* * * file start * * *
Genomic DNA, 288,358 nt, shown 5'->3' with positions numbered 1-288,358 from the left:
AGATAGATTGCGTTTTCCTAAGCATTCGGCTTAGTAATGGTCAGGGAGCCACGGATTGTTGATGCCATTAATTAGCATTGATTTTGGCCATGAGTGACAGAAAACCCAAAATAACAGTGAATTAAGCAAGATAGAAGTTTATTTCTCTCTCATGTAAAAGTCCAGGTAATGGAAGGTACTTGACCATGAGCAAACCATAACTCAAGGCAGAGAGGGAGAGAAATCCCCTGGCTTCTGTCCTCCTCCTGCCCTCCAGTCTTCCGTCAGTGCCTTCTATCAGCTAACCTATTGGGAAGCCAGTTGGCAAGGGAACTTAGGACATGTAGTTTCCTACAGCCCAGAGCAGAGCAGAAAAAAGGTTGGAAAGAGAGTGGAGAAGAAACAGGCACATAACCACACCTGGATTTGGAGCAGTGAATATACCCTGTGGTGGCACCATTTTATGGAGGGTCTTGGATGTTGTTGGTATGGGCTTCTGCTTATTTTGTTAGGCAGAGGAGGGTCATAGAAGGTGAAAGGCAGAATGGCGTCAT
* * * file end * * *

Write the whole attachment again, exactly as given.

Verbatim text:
Genomic DNA, 288,358 nt, shown 5'->3' with positions numbered 1-288,358 from the left:
AGATAGATTGCGTTTTCCTAAGCATTCGGCTTAGTAATGGTCAGGGAGCCACGGATTGTTGATGCCATTAATTAGCATTGATTTTGGCCATGAGTGACAGAAAACCCAAAATAACAGTGAATTAAGCAAGATAGAAGTTTATTTCTCTCTCATGTAAAAGTCCAGGTAATGGAAGGTACTTGACCATGAGCAAACCATAACTCAAGGCAGAGAGGGAGAGAAATCCCCTGGCTTCTGTCCTCCTCCTGCCCTCCAGTCTTCCGTCAGTGCCTTCTATCAGCTAACCTATTGGGAAGCCAGTTGGCAAGGGAACTTAGGACATGTAGTTTCCTACAGCCCAGAGCAGAGCAGAAAAAAGGTTGGAAAGAGAGTGGAGAAGAAACAGGCACATAACCACACCTGGATTTGGAGCAGTGAATATACCCTGTGGTGGCACCATTTTATGGAGGGTCTTGGATGTTGTTGGTATGGGCTTCTGCTTATTTTGTTAGGCAGAGGAGGGTCATAGAAGGTGAAAGGCAGAATGGCGTCAT